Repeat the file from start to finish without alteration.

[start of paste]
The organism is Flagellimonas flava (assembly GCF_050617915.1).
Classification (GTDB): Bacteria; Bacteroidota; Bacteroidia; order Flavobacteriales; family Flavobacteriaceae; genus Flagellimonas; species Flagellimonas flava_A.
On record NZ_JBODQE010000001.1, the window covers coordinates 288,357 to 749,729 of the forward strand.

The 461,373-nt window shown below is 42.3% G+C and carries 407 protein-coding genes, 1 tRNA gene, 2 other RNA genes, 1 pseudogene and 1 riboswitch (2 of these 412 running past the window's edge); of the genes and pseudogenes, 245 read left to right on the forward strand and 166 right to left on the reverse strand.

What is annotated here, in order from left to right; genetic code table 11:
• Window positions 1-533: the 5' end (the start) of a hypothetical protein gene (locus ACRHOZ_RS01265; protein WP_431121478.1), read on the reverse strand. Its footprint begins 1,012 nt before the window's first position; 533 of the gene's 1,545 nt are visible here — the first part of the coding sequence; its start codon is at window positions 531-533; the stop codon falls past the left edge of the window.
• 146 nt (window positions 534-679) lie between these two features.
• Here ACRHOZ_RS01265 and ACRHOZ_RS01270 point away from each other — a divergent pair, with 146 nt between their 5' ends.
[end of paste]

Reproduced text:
The organism is Flagellimonas flava (assembly GCF_050617915.1).
Classification (GTDB): Bacteria; Bacteroidota; Bacteroidia; order Flavobacteriales; family Flavobacteriaceae; genus Flagellimonas; species Flagellimonas flava_A.
On record NZ_JBODQE010000001.1, the window covers coordinates 288,357 to 749,729 of the forward strand.

The 461,373-nt window shown below is 42.3% G+C and carries 407 protein-coding genes, 1 tRNA gene, 2 other RNA genes, 1 pseudogene and 1 riboswitch (2 of these 412 running past the window's edge); of the genes and pseudogenes, 245 read left to right on the forward strand and 166 right to left on the reverse strand.

What is annotated here, in order from left to right; genetic code table 11:
• Window positions 1-533: the 5' end (the start) of a hypothetical protein gene (locus ACRHOZ_RS01265; protein WP_431121478.1), read on the reverse strand. Its footprint begins 1,012 nt before the window's first position; 533 of the gene's 1,545 nt are visible here — the first part of the coding sequence; its start codon is at window positions 531-533; the stop codon falls past the left edge of the window.
• 146 nt (window positions 534-679) lie between these two features.
• Here ACRHOZ_RS01265 and ACRHOZ_RS01270 point away from each other — a divergent pair, with 146 nt between their 5' ends.